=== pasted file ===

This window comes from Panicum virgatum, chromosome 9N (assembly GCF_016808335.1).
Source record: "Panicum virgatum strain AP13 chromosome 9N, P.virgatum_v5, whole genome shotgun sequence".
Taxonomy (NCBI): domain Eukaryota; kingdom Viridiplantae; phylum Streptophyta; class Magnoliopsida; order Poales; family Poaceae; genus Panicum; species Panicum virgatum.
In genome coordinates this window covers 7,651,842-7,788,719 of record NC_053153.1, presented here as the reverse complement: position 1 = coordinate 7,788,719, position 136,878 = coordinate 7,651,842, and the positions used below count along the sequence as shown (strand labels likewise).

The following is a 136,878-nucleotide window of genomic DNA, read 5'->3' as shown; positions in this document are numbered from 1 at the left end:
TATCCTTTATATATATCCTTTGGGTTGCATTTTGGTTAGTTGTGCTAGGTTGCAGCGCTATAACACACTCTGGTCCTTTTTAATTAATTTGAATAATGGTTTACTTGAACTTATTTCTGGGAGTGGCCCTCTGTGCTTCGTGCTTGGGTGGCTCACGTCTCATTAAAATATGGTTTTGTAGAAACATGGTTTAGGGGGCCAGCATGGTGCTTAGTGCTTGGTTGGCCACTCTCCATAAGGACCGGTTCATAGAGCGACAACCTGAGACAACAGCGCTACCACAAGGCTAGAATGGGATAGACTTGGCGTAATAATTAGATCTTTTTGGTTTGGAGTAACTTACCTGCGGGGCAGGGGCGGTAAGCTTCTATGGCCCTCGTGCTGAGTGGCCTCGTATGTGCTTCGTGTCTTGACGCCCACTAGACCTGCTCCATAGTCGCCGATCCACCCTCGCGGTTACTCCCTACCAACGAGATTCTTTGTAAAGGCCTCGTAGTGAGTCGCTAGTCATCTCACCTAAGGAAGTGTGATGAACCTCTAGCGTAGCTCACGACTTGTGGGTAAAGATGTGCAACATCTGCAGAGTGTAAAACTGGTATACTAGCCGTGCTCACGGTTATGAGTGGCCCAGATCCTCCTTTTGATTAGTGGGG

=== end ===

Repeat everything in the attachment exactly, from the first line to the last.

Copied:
This window comes from Panicum virgatum, chromosome 9N (assembly GCF_016808335.1).
Source record: "Panicum virgatum strain AP13 chromosome 9N, P.virgatum_v5, whole genome shotgun sequence".
Taxonomy (NCBI): domain Eukaryota; kingdom Viridiplantae; phylum Streptophyta; class Magnoliopsida; order Poales; family Poaceae; genus Panicum; species Panicum virgatum.
In genome coordinates this window covers 7,651,842-7,788,719 of record NC_053153.1, presented here as the reverse complement: position 1 = coordinate 7,788,719, position 136,878 = coordinate 7,651,842, and the positions used below count along the sequence as shown (strand labels likewise).

The following is a 136,878-nucleotide window of genomic DNA, read 5'->3' as shown; positions in this document are numbered from 1 at the left end:
TATCCTTTATATATATCCTTTGGGTTGCATTTTGGTTAGTTGTGCTAGGTTGCAGCGCTATAACACACTCTGGTCCTTTTTAATTAATTTGAATAATGGTTTACTTGAACTTATTTCTGGGAGTGGCCCTCTGTGCTTCGTGCTTGGGTGGCTCACGTCTCATTAAAATATGGTTTTGTAGAAACATGGTTTAGGGGGCCAGCATGGTGCTTAGTGCTTGGTTGGCCACTCTCCATAAGGACCGGTTCATAGAGCGACAACCTGAGACAACAGCGCTACCACAAGGCTAGAATGGGATAGACTTGGCGTAATAATTAGATCTTTTTGGTTTGGAGTAACTTACCTGCGGGGCAGGGGCGGTAAGCTTCTATGGCCCTCGTGCTGAGTGGCCTCGTATGTGCTTCGTGTCTTGACGCCCACTAGACCTGCTCCATAGTCGCCGATCCACCCTCGCGGTTACTCCCTACCAACGAGATTCTTTGTAAAGGCCTCGTAGTGAGTCGCTAGTCATCTCACCTAAGGAAGTGTGATGAACCTCTAGCGTAGCTCACGACTTGTGGGTAAAGATGTGCAACATCTGCAGAGTGTAAAACTGGTATACTAGCCGTGCTCACGGTTATGAGTGGCCCAGATCCTCCTTTTGATTAGTGGGG